nep-ino New Economics Papers
on Innovation
Issue of 2019‒07‒08
fourteen papers chosen by
Uwe Cantner
University of Jena

  1. The Rise of Global Innovation by US Multinationals Poses Risks and Opportunities By Lee G. Branstetter; Britta Glennon; J. Bradford Jensen
  2. Subsidizing Innovation and Production By Gamal Atallah
  3. R&D FINANCING AND GROWTH By Luca Spinesi; Mario Tirelli
  4. Cooperating in R&D and Advertising By Parisa Pourkarmi; Gamal Atallah
  5. Mapping technological knowledge patterns: evidence from ocean energy technologies By Maïder SAINT-JEAN; Nabila ARFAOUI; Eric BROUILLAT; David VIRAPIN
  6. Using structural diversity to measure the complexity of technologies By Tom Broekel
  8. Innovation and FDI: Does the Target of Intellectual Property Rights Matter? By Chen, Hung-Ju
  9. The emergence of an innovation ecosystem in a low innovation region: Disrupting inertia by a young university By Elisa Villani; Christian Lechner
  10. Incentives for labor-augmenting innovation: The role of wage rate By Luca Sandrini
  11. New(s) data for Entrepreneurship Research? An innovative approach to use Big Data on media coverage By Johannes von Bloh; Tom Broekel; Burcu Oezgun; Rolf Sternberg
  12. Threats and opportunities in the digital era: automation spikes and employment dynamics By Giacomo Domini; Marco Grazzi; Daniele Moschella; Tania Treibich
  13. Time for Growth By Severgnini, Battista; Boerner, Lars
  14. A Time to Print; a Time to Reform By Boerner, Lars; Rubin, Jared; Severgnini, Battista

  1. By: Lee G. Branstetter (Peterson Institute for International Economics); Britta Glennon (Wharton School, University of Pennsylvania); J. Bradford Jensen (Peterson Institute for International Economics)
    Abstract: For decades, US multinational corporations (MNCs) conducted nearly all their research and development (R&D) within the United States. Their focus on R&D at home helped establish the United States as the unrivaled leader of innovation and technology advances in the world economy. Since the late 1990s, however, the amount of R&D conducted overseas by US MNCs has grown nearly fourfold and its geographic distribution has expanded from a few advanced industrial countries to many parts of the developing world, creating an innovation system that spans the globe. Like many aspects of globalization, including the offshoring of manufacturing over recent decades, the globalization of R&D raises concerns about US competitiveness and loss of technological leadership. At the same time, the spreading geographic location of innovation presents opportunities for US-based companies if the right policies are adopted to seize them. The research presented in this Policy Brief demonstrates that US innovators continue to remain involved in important ways in US MNCs' global R&D activities, and fears of a hollowing out of US capacity to innovate—based probably on previous fears about the hollowing out of US-based manufacturing—may be overstated. Indeed, the large and growing pool of highly educated scientists and engineers in the developing world could increase the rate of global productivity growth, to the advantage of US-based companies and the world in general. The authors conclude that a productive way to capitalize on the globalization of MNC R&D is not to oppose it but to combine emerging-market talent with MNC experience so that innovation can flourish to improve global living standards and fuel economic progress.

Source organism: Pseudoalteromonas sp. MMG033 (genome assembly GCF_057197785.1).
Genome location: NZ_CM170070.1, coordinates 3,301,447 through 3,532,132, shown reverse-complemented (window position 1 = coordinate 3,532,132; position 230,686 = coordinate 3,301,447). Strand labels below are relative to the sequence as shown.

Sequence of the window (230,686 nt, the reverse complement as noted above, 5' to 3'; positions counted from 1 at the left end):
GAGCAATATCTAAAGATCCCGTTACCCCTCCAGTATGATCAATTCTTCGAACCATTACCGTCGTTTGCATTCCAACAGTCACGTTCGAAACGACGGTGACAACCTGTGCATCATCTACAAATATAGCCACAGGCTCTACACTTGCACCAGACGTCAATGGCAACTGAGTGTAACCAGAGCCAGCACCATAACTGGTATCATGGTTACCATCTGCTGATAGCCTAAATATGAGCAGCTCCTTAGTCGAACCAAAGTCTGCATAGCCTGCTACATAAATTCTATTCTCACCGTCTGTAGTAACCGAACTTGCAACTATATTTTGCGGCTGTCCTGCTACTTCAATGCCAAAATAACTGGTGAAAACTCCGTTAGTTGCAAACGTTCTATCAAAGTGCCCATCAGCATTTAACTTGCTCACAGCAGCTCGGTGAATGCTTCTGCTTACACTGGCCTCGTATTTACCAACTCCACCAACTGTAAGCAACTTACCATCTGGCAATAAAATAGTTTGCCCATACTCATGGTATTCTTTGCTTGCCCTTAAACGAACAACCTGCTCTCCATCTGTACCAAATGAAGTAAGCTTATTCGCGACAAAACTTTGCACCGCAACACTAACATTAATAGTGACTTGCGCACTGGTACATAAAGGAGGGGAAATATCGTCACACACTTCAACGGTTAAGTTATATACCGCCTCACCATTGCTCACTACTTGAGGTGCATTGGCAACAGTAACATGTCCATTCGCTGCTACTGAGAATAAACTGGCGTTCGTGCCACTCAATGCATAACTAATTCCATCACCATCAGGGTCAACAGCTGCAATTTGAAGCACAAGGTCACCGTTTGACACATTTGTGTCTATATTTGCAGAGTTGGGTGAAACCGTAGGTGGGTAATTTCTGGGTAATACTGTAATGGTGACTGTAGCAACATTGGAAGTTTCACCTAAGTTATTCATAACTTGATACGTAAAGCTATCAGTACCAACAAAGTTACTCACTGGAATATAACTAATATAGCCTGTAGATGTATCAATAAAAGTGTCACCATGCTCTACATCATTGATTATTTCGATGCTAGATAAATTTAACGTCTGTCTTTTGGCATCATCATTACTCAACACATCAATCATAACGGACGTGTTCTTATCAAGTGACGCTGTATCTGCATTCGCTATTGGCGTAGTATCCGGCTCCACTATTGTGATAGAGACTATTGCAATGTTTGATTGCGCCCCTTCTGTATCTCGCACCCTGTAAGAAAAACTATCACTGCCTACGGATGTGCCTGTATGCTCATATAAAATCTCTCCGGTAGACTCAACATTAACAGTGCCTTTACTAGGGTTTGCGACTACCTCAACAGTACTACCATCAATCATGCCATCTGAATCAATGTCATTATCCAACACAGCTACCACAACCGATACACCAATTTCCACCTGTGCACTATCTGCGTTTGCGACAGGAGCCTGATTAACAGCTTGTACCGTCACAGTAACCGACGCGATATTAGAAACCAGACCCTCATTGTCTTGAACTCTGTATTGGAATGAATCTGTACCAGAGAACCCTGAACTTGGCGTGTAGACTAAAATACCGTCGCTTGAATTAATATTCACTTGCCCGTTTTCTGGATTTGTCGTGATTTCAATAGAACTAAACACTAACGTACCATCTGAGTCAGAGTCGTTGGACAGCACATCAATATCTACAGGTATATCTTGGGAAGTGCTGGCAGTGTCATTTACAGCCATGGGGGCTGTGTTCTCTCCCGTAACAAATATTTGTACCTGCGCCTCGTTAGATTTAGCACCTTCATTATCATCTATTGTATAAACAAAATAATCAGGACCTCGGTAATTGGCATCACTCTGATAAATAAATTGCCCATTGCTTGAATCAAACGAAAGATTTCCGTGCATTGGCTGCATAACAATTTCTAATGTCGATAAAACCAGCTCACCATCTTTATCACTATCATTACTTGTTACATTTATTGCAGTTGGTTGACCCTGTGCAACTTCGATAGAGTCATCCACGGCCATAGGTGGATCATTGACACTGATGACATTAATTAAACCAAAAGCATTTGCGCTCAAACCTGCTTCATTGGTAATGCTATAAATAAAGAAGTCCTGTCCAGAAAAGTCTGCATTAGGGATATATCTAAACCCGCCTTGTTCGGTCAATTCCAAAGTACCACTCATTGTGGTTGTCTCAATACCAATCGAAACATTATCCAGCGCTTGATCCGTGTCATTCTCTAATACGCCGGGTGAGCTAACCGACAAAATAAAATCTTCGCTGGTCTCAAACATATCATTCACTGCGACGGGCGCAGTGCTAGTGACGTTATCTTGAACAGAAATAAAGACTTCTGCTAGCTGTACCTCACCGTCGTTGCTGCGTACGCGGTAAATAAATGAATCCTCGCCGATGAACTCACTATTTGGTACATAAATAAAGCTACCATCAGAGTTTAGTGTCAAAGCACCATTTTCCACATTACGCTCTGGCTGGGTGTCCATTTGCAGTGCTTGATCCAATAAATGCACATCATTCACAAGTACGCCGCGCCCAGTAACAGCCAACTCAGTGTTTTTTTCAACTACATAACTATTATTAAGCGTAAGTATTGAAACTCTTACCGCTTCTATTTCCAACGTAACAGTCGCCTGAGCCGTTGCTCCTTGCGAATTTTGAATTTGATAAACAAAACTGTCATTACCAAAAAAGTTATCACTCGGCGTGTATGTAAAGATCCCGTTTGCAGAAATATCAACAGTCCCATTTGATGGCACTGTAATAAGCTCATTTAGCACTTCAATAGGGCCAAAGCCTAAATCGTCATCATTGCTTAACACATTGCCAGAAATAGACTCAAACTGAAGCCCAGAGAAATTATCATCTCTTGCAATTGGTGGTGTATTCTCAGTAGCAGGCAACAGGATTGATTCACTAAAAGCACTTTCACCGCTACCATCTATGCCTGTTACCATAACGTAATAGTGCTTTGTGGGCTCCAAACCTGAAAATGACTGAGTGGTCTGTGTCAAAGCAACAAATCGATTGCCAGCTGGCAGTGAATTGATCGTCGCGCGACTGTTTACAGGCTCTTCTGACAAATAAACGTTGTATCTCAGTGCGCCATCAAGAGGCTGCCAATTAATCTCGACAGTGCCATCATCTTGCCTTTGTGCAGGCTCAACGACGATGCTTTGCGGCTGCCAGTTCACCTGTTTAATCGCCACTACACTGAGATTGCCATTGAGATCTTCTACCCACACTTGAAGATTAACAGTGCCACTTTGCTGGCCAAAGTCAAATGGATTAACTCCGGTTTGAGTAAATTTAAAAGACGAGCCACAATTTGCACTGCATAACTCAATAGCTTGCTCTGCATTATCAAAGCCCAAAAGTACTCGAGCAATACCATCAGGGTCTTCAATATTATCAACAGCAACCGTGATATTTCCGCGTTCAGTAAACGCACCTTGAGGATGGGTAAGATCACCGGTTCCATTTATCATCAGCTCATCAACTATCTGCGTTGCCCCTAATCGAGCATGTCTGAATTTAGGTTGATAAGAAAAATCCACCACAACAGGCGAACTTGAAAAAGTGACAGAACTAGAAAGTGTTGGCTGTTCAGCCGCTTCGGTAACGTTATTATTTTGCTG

Date: 2019–06
  2. By: Gamal Atallah (Department of Economics, University of Ottawa, Ottawa, ON)
    Abstract: This paper studies the interaction between production subsidies and innovation subsidies. We develop a model which allows us to calculate the socially optimal subsidies (and how they vary with changes in the economic environment), and to understand how firms react to each type of subsidy. In a three-stage game, the government chooses production and innovation subsidies in the first stage to maximize welfare in the presence of a shadow cost of public funds; two firms invest in cost-reducing R&D in the second stage; and the two firms compete in quantities in the last stage. We find that production subsidies crowd out innovation, since they reduce the gain for firms from investing in R&D. On the other hand, providing a production subsidy reduces the cost of the innovation subsidy, and vice versa. The optimal production subsidy is U-shaped with respect to spillovers, while the innovation subsidy is increasing in spillovers. The production subsidy is higher for very low spillovers, while the innovation subsidy is higher for moderate/high spillovers. In equilibrium, because of the innovation subsidy, R&D increases with spillovers, and so does welfare. Optimal subsidies increase with research costs and with the slope of inverse demand, and have an inverted-U shape with respect to initial costs and demand height. We also consider the case of a financially constrained government, as well as the case of a uniform subsidy to production and innovation costs.
    Keywords: Production subsidy; Input subsidy; Output subsidy; Innovation subsidy; R&D subsidy; R&D; R&D spillovers; Process innovation.
    JEL: D43 L50 O38
    Date: 2018
  3. By: Luca Spinesi; Mario Tirelli